Sister Mary Daniel Baker

Olive Baker
1895 - 1979

On January 15, 1979, in the chapel of the Immaculate Conception, Heathfield, His Grace Archbishop Wilhelm offered the Funeral Mass for Sister Mary Daniel. This date marked Sister’s eighty-fourth birthday.

Ellen Olive Baker, daughter of John Baker and Ellen O’Sullivan, was born in Bristol, England, and baptized at the Church of St. Nicholas in that city on February 4, 1895. When she was quite young her family came to Canada and took up residence at Lachine, P.Q.

In early adulthood Olive decided she was being called to religious life, but did not feel attracted to any community she knew in Montreal. Eventually, she heard of the Sisters of Providence, Kingston, from three of her maternal uncles, Fathers Daniel and Timothy, and Brother Michael O’Sullivan, all members of the Redemptorist Order, who came to know our Sisters at St. Vincent de Paul Hospital, Brockville. On the advice of her uncles, she wrote to Sister Mary of Seven Dolours and, receiving encouragement from her and a recommendation from Father Charles McCormick, C.Ss.R. of St. Mary’s Redemptorist College, Brockville, she requested and was granted admission to the novitiate. On February 1, 1919, she was received as a postulant and made profession as Sister Mary Daniel on January 8, 1921.

Throughout her long religious life, Sister Mary Daniel exemplified the charism of the Sisters of Providence of St. Vincent de Paul – “the gift of compassionate caring for the most  needy manifested in the humble, simple, loving service of those members of the Mystical Body of Christ.” At St. Mary’s of the Lake Orphanage, Kingston, and St. Mary’s Home, Edmonton, she devoted herself to the care of children deprived of home and parental love and guidance.

For some years at Providence Manor she, with Sister Phyllis Genore, operated the printing press, and here it was her chief delight to publish “The Guardian”, a children’s magazine, the proceeds of which helped in the maintenance of the children at St. Mary’s of the Lake.

The aged and infirm claimed her services at Providence Manor, Kingston, and at the Father Dowd Home, Montreal, where she spent eighteen years.

When a troublesome knee, which had been causing suffering for many years, made strenuous work no longer possible, Sister was happy to return in 1967 to Providence Manor, and for seven years she performed countless acts of kindness to the elderly residents – feeding the very helpless, visiting the lonely and in summer bringing those who were able in wheel chairs to the patio for air, sunlight and recreation.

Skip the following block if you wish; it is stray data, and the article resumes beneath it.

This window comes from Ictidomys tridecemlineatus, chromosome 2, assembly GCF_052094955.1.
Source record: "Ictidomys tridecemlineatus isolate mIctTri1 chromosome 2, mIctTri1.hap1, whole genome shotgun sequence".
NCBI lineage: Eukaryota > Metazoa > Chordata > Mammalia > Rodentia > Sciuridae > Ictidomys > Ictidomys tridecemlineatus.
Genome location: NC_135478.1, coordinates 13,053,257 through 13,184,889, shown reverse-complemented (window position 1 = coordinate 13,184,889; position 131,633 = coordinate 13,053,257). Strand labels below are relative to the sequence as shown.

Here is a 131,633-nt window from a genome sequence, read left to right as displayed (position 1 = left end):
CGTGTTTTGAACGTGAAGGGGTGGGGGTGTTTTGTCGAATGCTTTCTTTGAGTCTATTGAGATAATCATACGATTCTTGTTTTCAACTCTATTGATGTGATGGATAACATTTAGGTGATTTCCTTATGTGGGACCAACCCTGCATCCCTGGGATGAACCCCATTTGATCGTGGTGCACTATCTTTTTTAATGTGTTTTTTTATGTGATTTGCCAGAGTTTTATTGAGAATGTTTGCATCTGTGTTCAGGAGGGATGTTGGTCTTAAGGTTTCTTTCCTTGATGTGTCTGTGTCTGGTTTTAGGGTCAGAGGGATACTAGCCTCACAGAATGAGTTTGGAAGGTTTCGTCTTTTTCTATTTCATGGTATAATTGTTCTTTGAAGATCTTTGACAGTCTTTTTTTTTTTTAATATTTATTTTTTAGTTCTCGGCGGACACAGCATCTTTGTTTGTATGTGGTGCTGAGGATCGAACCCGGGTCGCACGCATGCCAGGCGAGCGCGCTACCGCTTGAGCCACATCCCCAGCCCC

In 1971 her own infirmities required nursing care and again she was happy to accept God’s will and retire to the Marian Infirmary at the Motherhouse. Although obliged to use a wheel-chair, Sister kept active, assisting at Mass daily in the Infirmary chapel and returning there later in the day to pray with companions the fifteen decades of the Rosary and make the Way of the Cross. In the recitation of the Rosary, the Sisters recalled all the intentions that had been recommended to their prayers. Once when Sister M. Daniel was announcing the intentions, to make sure that no one was forgotten, she offered one decade “for all those up on the wall” – the names on the bulletin board list. She attended community meetings and participated briefly and intelligently in the discussions.

Early in the New Year, 1979, she contracted pneumonia and was admitted to Hotel Dieu Hospital. On January 11, she was discharged, although feeling weak and tired. At 9.00 p.m. that evening, nurses observed that her breathing was labored and the doctor ordered that she be taken back to hospital. Sister Karen Bennett accompanied her in the ambulance and the staff in Emergency at Hotel Dieu gave her immediate and kind attention. But it was too late. In a very few minutes she suffered heart arrest and by 10:00 p.m. she had gone to God. The chaplain, Father B. McNally, being absent, Father Boniface, OPM, of St. John’s was summoned and anointed her. She had received the Sacrament of the Sick the previous week.

While her body rested at Heathfield on January 13 and 14, the Community in their morning and evening prayer recited the Office for the Dead around the casket.  Monsignor Walsh of St. Joseph’s assisted His Grace at the Libera and at the grave offered the prayers.

Sister is survived by a sister, Mrs. Irene Endersby of Williams Lake, B.C., and a brother Michael, neither of whom was able to attend the Funeral. Four first cousins (O’Sullivans) were present – Sister M. Timothy of Providence Manor, Mrs. Maude Gibbon of Montreal, Mrs. Theresa Le Mesurier and Mrs. Rita Dickinson, of Toronto.

Sister Mary Daniel’s influence on those she served was attested by a Mr. Campeau from the city who attended the Funeral. After the Mass he came to the Secretary’s office to get a Mass card. He told us that when he and his two brothers and two sisters were quite young, their mother died, and their grandparents, as not to separate the children, had them admitted to St. Mary’s Orphanage, Kingston, although they came from Montreal and could not speak English. It was consoling to hear this man tell of the happy memories he had of the Sisters at the Orphanage, among them Sister M. Daniel. He also told us that his brother, living in Montreal, had visited Sister regularly while she was stationed at the Dowd Home.